There are aspects of this problem that are beyond policy fixes.  Artistic and musical subcultures are the creations of middle and lower classes.  Being middle class doesn't count for much anymore, and being lower class counts for less.  The USA is going back to a situation like the late 19th century where a few people owned and ran everything and everyone else was an expendable employee who worked hard for long hours and little pay.  Only today's robber barons are a lot less public-spirited than the ones of the previous Gilded Age.  Ayn Rand didn't exactly encourage philanthropy.  Also, art, like all other professions, is being proletarianized.  Artists are becoming dependent wage earners one way or another, just like engineers, doctors, and lawyers.  I wonder too if this is an unforeseen consequence of over 30 years worth of theoretical criticism that reduces the role of the artist in the cultural-social-economic transaction that is a work of art.  The artist in the end is just a skilled laborer in a predetermined role, according to this school of thought that still dominates academia.
I think that it is striking that so many of the celebrities in contemporary art are not artists, but collectors and curators.  The most famous name in contemporary art is Charles Saatchi who is not an artist, but a billionaire collector.


There is this poster from the Occupy movement a few years back that I think best summarizes the situation of artists (and so many others) these days.  We flourish despite being paved over.

Friday, December 27, 2013

I Hate To Say 'I Told You So,' But ...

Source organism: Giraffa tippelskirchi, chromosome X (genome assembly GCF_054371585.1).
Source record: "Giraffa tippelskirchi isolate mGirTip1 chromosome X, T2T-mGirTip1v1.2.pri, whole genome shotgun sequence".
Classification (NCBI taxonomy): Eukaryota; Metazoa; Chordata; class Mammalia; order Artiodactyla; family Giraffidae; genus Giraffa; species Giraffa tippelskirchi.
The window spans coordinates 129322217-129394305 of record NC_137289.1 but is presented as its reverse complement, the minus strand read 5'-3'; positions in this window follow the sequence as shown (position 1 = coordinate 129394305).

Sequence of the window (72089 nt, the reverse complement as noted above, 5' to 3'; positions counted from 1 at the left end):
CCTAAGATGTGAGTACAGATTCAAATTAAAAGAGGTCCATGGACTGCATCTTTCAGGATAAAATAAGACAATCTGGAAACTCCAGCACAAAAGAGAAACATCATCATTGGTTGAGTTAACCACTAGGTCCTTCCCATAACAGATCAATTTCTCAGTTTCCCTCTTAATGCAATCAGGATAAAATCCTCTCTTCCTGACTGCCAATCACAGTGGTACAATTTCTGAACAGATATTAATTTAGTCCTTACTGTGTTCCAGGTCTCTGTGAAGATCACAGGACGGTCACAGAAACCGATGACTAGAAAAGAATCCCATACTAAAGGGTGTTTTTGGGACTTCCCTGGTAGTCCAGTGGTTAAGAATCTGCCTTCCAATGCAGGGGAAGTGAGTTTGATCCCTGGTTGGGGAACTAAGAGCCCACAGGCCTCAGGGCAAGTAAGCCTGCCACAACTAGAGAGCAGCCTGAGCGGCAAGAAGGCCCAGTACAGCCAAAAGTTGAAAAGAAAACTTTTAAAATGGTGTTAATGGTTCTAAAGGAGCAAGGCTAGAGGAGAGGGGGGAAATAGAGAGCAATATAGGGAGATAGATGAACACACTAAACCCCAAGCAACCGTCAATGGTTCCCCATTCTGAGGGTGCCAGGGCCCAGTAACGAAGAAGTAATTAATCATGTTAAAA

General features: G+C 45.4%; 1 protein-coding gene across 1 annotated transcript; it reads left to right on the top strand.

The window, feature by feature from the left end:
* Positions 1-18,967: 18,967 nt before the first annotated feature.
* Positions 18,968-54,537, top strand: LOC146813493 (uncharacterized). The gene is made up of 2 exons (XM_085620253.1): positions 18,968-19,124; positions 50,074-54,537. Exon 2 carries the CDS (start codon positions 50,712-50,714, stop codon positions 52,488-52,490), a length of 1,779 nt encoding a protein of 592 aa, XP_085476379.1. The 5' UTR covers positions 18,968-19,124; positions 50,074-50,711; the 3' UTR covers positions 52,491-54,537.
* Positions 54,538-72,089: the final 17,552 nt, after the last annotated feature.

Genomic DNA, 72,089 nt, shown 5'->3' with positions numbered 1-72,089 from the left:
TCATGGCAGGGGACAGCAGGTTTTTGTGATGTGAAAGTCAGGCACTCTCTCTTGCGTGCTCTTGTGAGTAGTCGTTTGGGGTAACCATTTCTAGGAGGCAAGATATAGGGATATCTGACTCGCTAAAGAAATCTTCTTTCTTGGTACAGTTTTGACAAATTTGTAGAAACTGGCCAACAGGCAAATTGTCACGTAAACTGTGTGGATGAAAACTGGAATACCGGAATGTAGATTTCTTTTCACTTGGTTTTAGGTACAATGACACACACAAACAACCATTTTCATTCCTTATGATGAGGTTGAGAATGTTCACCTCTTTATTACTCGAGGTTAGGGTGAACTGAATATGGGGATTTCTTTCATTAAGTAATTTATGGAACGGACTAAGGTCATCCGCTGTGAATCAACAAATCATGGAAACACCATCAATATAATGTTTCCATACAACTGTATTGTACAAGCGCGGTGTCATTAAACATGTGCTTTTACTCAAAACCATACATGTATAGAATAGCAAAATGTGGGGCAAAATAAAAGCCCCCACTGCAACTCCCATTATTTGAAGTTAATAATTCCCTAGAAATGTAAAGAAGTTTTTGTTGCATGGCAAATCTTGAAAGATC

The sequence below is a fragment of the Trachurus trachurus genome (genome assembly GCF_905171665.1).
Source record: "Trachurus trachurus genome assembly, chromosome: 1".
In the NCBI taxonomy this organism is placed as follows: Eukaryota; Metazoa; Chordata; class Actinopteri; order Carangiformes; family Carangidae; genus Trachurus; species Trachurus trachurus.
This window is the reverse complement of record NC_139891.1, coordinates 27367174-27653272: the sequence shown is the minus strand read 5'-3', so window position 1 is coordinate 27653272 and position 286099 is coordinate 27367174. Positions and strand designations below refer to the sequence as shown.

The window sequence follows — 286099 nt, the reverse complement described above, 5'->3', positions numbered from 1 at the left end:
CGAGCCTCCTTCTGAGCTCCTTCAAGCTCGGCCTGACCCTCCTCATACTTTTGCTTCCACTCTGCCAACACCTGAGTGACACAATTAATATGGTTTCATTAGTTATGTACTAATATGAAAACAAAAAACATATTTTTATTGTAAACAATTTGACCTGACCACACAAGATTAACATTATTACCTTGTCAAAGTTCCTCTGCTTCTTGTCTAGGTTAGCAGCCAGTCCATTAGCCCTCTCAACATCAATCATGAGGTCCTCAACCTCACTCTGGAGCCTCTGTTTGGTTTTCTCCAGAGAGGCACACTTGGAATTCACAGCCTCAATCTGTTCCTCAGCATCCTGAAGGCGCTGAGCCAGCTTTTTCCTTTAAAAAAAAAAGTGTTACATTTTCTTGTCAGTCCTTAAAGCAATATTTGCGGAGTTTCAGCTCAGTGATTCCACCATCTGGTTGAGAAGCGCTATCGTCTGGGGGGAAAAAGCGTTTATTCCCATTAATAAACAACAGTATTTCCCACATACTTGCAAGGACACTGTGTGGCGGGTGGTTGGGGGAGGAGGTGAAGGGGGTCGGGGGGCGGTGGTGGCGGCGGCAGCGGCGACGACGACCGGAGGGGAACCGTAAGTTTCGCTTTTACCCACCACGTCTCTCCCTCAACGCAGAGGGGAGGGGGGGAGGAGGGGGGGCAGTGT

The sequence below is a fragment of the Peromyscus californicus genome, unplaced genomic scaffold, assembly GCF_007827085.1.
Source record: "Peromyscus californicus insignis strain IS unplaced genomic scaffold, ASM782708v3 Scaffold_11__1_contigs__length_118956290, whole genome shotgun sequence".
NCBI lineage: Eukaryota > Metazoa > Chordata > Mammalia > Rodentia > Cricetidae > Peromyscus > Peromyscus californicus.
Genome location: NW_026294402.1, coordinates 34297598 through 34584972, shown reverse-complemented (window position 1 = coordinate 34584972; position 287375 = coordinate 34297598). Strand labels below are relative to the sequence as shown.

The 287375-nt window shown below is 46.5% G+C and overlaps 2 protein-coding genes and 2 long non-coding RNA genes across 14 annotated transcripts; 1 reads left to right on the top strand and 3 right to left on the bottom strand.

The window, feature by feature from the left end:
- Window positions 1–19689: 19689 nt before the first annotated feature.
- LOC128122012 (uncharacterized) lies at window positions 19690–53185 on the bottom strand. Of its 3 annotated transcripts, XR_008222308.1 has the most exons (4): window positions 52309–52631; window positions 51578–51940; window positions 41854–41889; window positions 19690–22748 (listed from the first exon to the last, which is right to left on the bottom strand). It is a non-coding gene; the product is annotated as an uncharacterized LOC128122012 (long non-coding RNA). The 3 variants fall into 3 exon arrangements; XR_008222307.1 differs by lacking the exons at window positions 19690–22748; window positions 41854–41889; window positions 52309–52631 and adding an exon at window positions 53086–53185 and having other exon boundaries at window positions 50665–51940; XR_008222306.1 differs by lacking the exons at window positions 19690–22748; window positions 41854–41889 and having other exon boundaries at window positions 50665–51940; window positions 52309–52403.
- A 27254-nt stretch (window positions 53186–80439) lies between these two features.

Thanks JoeMyGod.

For those of you with short memories, the picture refers to this.

I wonder if California sent Texas a similar note when Enron collapsed.

Tuesday, December 24, 2013

Merry Christmas to All!

... from New York.

Christmas 2013

We love childhood.  We sentimentalize it and even fetishize it, but let's face it, we hate kids.   The numbers of homeless children in New York City are the highest since the Great Depression.  Sixteen million children, 22% of all children in the USA in 2013 live in poverty.  That's over a fifth of all children in the richest most powerful empire in history.  And numbers for child mortality, child malnutrition rates, child imprisonment, and child deaths from gunfire are about as bad.  And that's in the country that's "Number One!"

In the rest of the world, things are so much worse.

Child soldiers, Syria

Child soldiers, Democratic Republic of the Congo

Child laborers, Bangladesh

Child laborers, Philippines

Child laborers, Uzbekistan

Child prisoners, USA

The gods of gold, power, and death who rule this world and rule our hearts (despite what we say we believe in or don't believe in) demand sacrifice, and kids turn out to be an easy and cheap offering.  We eagerly use them and use them up in our efforts to pile up treasure and force against our inevitable demise.  In our drive to score victory and to dominate our rivals, we forget that we were once small and helpless, entirely dependent upon the care of others.  That some must be kept in misery for the comfort and convenience of others is axiomatic to us. Our drive for success (and even more, our terror of failure) created a world that is every bit as bad, and maybe worse, than the Victorian London Dickens described in his famous A Christmas Carol.

Here is one Austrian economist commenting on Charles Dickens' economic views: